How do we measure the actual performance? Wall-clock time (i.e. the actual time that the test takes to run) is not useful, because the test will be very dependent on computer hardware. Therefore, NanoDB includes a "SHOW 'STORAGE' STATS" command (Note that the string "storage" must be in single quotes! It is case-insensitive.), which prints out some statistics that give us an approximation of the storage performance:

Ideally, as you improve your insert performance, you should see both the total number of accesses and the distance traveled decrease dramatically.

You can try some larger files, also provided in the schemas/insert-perf directory:

You can try these operations simply by piping these files into the nanodb script. For example:

rm datafiles/*
./nanodb < schemas/insert-perf/make-insperf.sql
./nanodb < schemas/insert-perf/ins20k.sql

You can also generate much larger files if you want to really exercise your work. Note that we have a large insert/delete script that we will run against your database, so it would be advisable for you to exercise your code heavily!

Here are your tasks:

  1. Modify the storage format to improve the insert performance. You can modify the HeapTupleFileManager class in any way that you see fit. You can also modify the HeaderPage and DataPage classes, which do the actual work of reading and writing table pages.

    For example, you might want to add a linked-list of blocks with available space to the table-file, anchored from block 0. You might find it easiest to store such a list at the end of each block, but the design is entirely up to you. You could subtract some space from the value that the getTupleDataEnd() method in the DataPage class returns, to open up some extra space for bookkeeping.

    You could also create some kind of bitmap that records which blocks have available space. If you do this, your design must still support the maximum number of blocks in NanoDB files, which is 65,536 (64K). Recall that page sizes may vary from 512B to 65,536B; your implementation must work properly regardless of a table’s page size.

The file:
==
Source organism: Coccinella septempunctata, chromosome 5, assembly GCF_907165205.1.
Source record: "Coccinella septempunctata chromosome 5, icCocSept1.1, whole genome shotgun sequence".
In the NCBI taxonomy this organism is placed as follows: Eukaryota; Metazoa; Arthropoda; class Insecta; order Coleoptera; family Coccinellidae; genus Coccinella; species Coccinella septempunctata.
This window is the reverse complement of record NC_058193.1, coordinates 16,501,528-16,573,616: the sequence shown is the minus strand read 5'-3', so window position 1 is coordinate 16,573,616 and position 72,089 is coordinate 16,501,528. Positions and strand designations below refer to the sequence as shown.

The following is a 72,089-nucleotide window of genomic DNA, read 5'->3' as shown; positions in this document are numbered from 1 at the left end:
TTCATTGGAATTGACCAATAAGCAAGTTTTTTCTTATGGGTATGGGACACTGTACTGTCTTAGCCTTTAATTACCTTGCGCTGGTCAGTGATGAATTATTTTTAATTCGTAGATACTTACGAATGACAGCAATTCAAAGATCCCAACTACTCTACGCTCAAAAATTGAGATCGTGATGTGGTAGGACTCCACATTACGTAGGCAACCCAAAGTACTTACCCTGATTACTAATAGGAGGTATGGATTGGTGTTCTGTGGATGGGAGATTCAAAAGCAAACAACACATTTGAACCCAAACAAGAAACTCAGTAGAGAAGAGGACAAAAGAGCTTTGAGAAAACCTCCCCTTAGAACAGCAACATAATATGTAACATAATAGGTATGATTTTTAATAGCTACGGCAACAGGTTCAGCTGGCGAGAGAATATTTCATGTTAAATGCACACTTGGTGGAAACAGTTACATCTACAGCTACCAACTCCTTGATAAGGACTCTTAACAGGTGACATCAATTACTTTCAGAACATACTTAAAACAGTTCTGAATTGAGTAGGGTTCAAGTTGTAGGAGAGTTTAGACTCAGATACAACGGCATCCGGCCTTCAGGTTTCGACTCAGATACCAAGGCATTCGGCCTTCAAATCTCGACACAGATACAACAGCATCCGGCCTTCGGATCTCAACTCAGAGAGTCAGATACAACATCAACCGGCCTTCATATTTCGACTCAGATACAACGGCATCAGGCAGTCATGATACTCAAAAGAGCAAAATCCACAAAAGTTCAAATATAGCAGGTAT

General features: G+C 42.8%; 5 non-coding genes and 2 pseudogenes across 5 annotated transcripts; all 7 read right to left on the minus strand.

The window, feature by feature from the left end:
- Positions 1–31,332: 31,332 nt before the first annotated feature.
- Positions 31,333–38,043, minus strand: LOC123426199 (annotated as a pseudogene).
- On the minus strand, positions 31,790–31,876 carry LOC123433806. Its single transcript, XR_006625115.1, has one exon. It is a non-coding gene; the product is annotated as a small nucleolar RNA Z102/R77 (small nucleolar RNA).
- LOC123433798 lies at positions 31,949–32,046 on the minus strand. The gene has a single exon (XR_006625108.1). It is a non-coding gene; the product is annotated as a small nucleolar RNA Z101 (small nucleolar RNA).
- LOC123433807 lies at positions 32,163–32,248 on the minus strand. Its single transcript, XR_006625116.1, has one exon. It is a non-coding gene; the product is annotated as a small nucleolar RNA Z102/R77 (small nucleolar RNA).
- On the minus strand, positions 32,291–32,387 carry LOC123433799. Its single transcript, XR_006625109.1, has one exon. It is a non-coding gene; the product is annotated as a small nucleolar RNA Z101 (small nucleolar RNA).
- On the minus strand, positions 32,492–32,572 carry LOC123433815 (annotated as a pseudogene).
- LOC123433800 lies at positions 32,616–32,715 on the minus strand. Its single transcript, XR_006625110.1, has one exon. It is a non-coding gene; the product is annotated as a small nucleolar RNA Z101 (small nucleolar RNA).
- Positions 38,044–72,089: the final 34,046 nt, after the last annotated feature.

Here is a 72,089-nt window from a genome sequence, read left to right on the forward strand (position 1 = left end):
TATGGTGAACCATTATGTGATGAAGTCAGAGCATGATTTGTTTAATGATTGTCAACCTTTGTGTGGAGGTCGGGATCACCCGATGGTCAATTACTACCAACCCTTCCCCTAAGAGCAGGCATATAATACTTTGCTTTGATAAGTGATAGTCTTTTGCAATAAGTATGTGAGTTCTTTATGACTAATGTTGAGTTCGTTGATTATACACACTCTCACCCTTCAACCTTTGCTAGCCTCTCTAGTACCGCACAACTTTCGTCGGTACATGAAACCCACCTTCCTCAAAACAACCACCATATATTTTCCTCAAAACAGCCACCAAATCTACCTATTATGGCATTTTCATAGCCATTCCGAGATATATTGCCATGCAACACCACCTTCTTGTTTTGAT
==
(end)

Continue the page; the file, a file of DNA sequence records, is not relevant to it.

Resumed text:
Don't forget to update your bookkeeping structures during tuple updates and deletes as well! Even though your primary focus is insert performance, you should make sure that selects (i.e. tuple scans), inserts, updates and deletes all continue to function properly, and that all operations properly include your storage modifications.

    Do not use the table statistics as part of your implementation. This is actually not the intended use of table statistics. Table stats are updated infrequently by the database (because this is an expensive operation requiring many disk IOs), and are therefore almost always out of date. Plus, stats-collection is not currently implemented; you will implement this yourself in a future assignment.

    When you need to add a new page to a table file, you should be aware that the DBFile class provides a method getNumPages() that returns how many pages are currently in the file. Every DBPage has a reference to the DBFile object that it came from, so it should be very easy to tell where the new page should reside.

  2. Provide detailed documentation of your approach in the class-level comments for the HeapTupleFile.

Additional requirements:

Design Document and Submission

Once you are finished with the above tasks, your team needs to complete the design document for this assignment, available in your repository at "doc/lab1design.txt".

When you are ready to submit your code, and your design document includes your team's answers to the design questions, you can fill out this short document and submit it on the course website. Only one teammate should submit this document so that we don't get confused!